The various little stands had an abundance of knicknacks, for the most part, along with a scattering of practical items like feety pajamas or metallic sculptures of owls. bunny_hugger thoughtfully examined and then bought a few tiny glass sculptures while I looked around fretting that I was going to knock over a giant glass squirrel. (I failed to knock it or anything over.)

After this labyrinth we remembered there was a tiny carousel somewhere in the park, and after systematic investigation we even found the tiny carousel. It was doing tolerably nice business, possibly from the overflow crowd of people who couldn't stand the 5000-person line for the ice skating rink. I thought briefly about ice skating there, or at Rockefeller Center, but the line stretched out to Hoboken. Also, neither bunny_hugger nor I have gone ice skating since we were kids, and I was only good at the part of ice skating where you stand as still as your shakiness allows while clinging with a death grip to the wall.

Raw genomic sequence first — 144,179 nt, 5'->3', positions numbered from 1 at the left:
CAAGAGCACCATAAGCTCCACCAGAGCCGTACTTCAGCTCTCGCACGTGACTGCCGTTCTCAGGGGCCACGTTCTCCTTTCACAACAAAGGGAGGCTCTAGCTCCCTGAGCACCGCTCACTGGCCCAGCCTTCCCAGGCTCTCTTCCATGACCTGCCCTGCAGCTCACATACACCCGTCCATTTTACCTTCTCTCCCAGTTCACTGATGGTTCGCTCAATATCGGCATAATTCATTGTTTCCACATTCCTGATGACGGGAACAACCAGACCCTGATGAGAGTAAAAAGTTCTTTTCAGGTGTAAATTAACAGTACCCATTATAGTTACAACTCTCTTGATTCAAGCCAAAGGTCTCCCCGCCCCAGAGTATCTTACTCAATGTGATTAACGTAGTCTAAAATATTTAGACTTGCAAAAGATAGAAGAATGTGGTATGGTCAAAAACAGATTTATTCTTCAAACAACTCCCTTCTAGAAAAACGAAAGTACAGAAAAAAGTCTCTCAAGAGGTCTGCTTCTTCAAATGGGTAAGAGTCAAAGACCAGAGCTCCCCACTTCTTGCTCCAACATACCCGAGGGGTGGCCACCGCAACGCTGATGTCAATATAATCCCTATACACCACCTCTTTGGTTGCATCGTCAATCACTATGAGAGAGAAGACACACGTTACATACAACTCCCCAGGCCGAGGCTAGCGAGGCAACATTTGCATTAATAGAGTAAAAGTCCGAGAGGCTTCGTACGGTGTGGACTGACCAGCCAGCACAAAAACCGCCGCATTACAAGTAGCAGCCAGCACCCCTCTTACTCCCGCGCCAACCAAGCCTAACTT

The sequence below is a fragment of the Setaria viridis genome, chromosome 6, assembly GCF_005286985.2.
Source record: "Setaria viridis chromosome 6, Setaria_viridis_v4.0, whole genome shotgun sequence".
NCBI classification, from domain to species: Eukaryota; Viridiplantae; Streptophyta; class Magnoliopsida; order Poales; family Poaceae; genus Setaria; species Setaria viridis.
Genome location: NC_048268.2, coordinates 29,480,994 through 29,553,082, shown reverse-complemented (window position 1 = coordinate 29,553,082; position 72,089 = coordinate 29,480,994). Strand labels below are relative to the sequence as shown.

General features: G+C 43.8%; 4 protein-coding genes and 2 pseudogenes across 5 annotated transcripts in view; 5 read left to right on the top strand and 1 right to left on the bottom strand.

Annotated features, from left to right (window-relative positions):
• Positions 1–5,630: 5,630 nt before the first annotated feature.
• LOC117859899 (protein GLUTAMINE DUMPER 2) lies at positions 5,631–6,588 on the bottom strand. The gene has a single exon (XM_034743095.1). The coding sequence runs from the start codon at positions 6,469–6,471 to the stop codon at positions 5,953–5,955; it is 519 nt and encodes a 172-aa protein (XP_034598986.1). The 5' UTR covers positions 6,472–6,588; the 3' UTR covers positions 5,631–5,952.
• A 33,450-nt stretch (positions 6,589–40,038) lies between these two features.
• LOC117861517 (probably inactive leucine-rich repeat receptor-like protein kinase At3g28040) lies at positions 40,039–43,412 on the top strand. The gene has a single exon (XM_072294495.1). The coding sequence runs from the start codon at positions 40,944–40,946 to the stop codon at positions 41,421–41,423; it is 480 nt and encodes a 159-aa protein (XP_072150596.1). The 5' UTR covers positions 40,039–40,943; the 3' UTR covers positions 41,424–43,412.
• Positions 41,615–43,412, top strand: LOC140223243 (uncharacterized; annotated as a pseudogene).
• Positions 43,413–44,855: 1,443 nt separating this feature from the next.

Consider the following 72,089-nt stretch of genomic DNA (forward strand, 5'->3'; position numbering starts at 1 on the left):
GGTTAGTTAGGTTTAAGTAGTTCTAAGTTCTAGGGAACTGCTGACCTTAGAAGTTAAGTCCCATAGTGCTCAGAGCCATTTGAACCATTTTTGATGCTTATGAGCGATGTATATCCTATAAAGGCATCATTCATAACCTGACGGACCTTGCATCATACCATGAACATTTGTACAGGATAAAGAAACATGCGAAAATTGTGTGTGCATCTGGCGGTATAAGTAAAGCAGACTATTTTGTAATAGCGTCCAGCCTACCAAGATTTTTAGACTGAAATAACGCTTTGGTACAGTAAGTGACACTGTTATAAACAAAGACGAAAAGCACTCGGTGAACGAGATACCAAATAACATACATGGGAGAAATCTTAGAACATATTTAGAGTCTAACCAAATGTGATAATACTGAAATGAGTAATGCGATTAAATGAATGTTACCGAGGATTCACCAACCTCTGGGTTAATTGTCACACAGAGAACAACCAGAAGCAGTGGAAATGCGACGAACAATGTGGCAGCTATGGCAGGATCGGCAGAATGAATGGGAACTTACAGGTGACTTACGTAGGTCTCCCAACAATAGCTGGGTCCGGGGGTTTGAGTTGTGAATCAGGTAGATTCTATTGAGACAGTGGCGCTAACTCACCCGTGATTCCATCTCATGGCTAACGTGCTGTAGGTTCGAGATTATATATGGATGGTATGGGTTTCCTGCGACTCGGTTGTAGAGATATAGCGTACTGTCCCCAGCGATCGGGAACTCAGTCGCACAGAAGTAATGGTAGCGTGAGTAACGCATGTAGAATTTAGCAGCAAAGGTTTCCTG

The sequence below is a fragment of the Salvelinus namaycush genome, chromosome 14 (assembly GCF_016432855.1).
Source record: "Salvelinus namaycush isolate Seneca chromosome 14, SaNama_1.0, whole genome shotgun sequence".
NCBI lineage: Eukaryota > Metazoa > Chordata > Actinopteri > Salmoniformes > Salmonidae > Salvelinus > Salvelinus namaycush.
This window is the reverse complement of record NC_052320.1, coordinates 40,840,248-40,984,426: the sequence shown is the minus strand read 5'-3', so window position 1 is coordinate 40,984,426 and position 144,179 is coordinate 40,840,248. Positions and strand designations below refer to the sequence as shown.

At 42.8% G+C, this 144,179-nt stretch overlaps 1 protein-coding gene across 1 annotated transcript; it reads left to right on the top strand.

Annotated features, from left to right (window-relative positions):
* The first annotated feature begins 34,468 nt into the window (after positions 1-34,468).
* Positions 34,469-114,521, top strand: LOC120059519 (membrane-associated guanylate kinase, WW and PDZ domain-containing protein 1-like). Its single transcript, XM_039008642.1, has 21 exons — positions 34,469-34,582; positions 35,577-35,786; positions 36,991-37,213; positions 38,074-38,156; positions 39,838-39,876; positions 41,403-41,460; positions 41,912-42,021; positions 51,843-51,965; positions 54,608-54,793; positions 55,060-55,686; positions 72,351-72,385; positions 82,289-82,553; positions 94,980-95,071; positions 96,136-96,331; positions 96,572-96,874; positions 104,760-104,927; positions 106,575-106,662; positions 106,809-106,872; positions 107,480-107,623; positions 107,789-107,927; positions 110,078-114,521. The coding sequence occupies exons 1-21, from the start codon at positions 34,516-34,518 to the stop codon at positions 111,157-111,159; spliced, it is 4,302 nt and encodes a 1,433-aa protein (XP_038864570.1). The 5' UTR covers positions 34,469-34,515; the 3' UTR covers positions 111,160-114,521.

We wandered from there up to Rockefeller Center, to take in the tree --- maybe not the tallest or even taller than Michigan's state tree, but at least in appearance wider, and quite lovely --- and see what interesting things might be at the NBC Studio Store. They seem to have given up on selling the miniature NBC Chimes Xylophone set, so if you've been hoarding yours it's time to let them out on eBay. They're also being surprisingly stingy about NBC Peacock merchandise, considering they're the only network with a mascot that could be made into hand puppets and plush dolls and stuff. They did have some Community merchandise and I put my money behind the doomed yet wonderful show. I did go in a practical method, however, picking up a Greendale Community College travel mug --- which is both usable and understated, so when the show is cancelled this year and forgotten by next it won't stand out as unreasonable --- and a lanyard on which I can hang my Actual Community College staff ID.